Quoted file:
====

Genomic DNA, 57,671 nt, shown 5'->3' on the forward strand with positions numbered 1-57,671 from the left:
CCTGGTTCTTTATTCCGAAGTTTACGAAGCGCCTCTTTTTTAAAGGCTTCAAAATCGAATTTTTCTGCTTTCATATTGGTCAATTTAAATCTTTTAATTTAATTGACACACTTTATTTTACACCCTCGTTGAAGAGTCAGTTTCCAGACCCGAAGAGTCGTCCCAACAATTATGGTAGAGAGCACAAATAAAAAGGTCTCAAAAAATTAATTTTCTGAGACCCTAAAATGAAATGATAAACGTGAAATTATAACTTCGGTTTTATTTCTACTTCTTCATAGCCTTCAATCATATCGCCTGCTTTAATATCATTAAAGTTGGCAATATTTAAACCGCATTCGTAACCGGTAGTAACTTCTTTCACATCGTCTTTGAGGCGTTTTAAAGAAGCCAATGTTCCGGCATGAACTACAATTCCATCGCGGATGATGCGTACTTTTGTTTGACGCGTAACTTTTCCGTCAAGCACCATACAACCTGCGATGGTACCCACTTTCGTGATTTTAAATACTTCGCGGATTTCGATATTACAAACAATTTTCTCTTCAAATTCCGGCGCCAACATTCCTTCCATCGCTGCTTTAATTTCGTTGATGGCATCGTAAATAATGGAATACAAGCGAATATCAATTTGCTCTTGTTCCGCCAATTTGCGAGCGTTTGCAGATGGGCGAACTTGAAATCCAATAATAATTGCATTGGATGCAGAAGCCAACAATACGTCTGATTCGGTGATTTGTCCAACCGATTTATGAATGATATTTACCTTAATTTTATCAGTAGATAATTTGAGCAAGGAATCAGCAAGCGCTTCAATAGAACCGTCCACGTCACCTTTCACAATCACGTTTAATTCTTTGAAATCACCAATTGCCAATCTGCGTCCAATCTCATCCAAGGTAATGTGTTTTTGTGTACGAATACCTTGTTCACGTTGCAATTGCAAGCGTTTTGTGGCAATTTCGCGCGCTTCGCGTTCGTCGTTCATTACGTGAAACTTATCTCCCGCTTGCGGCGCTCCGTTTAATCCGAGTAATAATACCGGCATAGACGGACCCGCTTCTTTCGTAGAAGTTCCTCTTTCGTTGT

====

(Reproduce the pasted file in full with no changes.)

Genomic DNA, 57,671 nt, shown 5'->3' on the forward strand with positions numbered 1-57,671 from the left:
CCTGGTTCTTTATTCCGAAGTTTACGAAGCGCCTCTTTTTTAAAGGCTTCAAAATCGAATTTTTCTGCTTTCATATTGGTCAATTTAAATCTTTTAATTTAATTGACACACTTTATTTTACACCCTCGTTGAAGAGTCAGTTTCCAGACCCGAAGAGTCGTCCCAACAATTATGGTAGAGAGCACAAATAAAAAGGTCTCAAAAAATTAATTTTCTGAGACCCTAAAATGAAATGATAAACGTGAAATTATAACTTCGGTTTTATTTCTACTTCTTCATAGCCTTCAATCATATCGCCTGCTTTAATATCATTAAAGTTGGCAATATTTAAACCGCATTCGTAACCGGTAGTAACTTCTTTCACATCGTCTTTGAGGCGTTTTAAAGAAGCCAATGTTCCGGCATGAACTACAATTCCATCGCGGATGATGCGTACTTTTGTTTGACGCGTAACTTTTCCGTCAAGCACCATACAACCTGCGATGGTACCCACTTTCGTGATTTTAAATACTTCGCGGATTTCGATATTACAAACAATTTTCTCTTCAAATTCCGGCGCCAACATTCCTTCCATCGCTGCTTTAATTTCGTTGATGGCATCGTAAATAATGGAATACAAGCGAATATCAATTTGCTCTTGTTCCGCCAATTTGCGAGCGTTTGCAGATGGGCGAACTTGAAATCCAATAATAATTGCATTGGATGCAGAAGCCAACAATACGTCTGATTCGGTGATTTGTCCAACCGATTTATGAATGATATTTACCTTAATTTTATCAGTAGATAATTTGAGCAAGGAATCAGCAAGCGCTTCAATAGAACCGTCCACGTCACCTTTCACAATCACGTTTAATTCTTTGAAATCACCAATTGCCAATCTGCGTCCAATCTCATCCAAGGTAATGTGTTTTTGTGTACGAATACCTTGTTCACGTTGCAATTGCAAGCGTTTTGTGGCAATTTCGCGCGCTTCGCGTTCGTCGTTCATTACGTGAAACTTATCTCCCGCTTGCGGCGCTCCGTTTAATCCGAGTAATAATACCGGCATAGACGGACCCGCTTCTTTCGTAGAAGTTCCTCTTTCGTTGT